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Photo: Ship Canal Water Quality Project

In April, an Earth Pressure Balance Tunnel Boring Machine (TBM), measuring nearly 22 feet in diameter was lowered into the main shaft on Lane’s Ship Canal Water Quality project in Seattle to begin creation of a 2.7-mile-long tunnel that will store combined sewer overflow to reduce the amount of polluted stormwater and sewage flowing into Seattle-area waterways.

Parts for the TBM were shipped to Seattle from the Herrenknecht factory in Germany and assembled on the project site in the Ballard area of the city.

The deconstructed TBM was lowered in three parts (front shield, middle shield, cutter head) and assembled at the bottom of the tunnel’s vertical shaft. The entire process took place over three days. The TBM and backup assembly, which requires one operator and a team of 6-10 miners per shift, is more than 483 feet long and weighs more than 865 short tons. It required teams from Lane, project owner Seattle Public Utilities, crane company Ness Campbell, and Herrenknecht working together to successfully lower the TBM into excavation position using a 600-ton crane. All teams were kept small due to limited space and COVID-19 Safety Protocols, but worked strategically and efficiently to maneuver the complex stages of the lowering.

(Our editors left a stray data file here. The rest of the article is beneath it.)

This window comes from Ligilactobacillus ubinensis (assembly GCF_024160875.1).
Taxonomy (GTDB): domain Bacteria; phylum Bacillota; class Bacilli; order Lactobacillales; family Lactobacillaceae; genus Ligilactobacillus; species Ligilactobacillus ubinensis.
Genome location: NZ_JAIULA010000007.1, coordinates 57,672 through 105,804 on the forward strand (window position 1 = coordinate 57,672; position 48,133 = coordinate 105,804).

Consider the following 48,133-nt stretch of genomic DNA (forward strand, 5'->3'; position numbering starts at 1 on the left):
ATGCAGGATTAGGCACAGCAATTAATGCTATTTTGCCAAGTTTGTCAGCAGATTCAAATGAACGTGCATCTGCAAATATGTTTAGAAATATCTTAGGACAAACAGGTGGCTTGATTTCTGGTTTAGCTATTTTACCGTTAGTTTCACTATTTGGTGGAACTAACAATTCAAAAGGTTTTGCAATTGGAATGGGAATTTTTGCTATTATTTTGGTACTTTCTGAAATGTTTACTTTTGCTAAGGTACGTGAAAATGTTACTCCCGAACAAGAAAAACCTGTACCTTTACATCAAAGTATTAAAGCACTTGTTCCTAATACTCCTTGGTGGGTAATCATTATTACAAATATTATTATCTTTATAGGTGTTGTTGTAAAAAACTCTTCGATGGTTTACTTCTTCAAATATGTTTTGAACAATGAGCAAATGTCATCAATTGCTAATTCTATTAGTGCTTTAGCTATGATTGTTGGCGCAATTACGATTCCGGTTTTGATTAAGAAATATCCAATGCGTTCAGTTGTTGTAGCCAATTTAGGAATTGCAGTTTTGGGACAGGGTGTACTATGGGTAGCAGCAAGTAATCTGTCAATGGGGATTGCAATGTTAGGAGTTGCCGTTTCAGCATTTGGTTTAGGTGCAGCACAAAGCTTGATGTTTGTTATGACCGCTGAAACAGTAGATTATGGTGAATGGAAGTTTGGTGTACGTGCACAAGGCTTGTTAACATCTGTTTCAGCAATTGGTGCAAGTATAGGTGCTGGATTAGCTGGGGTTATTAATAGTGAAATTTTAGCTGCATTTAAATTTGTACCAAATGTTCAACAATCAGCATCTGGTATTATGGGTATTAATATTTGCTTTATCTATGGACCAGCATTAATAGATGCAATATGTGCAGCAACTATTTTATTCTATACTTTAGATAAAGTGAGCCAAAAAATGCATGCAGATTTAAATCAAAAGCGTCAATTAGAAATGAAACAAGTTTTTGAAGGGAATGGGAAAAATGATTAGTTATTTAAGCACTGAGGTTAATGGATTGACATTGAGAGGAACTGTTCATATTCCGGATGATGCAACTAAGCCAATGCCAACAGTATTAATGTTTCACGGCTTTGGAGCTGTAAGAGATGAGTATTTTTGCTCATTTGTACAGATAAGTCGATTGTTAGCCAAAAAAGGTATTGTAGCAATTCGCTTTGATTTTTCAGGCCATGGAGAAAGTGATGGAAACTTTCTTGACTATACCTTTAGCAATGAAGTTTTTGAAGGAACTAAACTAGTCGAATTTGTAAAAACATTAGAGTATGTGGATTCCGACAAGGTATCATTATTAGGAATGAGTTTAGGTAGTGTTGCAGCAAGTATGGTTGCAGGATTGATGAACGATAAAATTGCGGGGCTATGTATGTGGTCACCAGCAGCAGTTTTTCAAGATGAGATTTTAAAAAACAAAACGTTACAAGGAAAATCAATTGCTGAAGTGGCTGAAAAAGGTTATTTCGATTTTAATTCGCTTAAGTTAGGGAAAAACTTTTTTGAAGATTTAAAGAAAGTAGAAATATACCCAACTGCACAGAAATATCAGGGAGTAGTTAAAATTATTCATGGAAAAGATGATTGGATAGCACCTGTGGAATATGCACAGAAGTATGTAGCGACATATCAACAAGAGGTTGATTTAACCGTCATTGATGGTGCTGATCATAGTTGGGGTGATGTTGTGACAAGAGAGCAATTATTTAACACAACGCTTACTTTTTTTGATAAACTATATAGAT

The custom-designed TBM for this project includes 22 double-disc cutters, 48 scrapers and 16 bucket cutters, with the ability to remove about 400,000 tons of dirt during the planned excavation. In a ceremony hosted by Seattle Public Utilities to reveal the name of the TBM to the public, muralist Devin Finley created a Seattle-esque work of art painted directly on the machine, dubbed “MudHoney” after a popular area rock band who are also known for serving as advocates for environmental causes.

The Ship Canal Water Quality project is expected to be completed by 2025.

Check out our photostory to follow along with how skilled manpower, technical innovation, and incredible teamwork came together to assemble this critical machine that will improve the sustainability of Seattle’s community.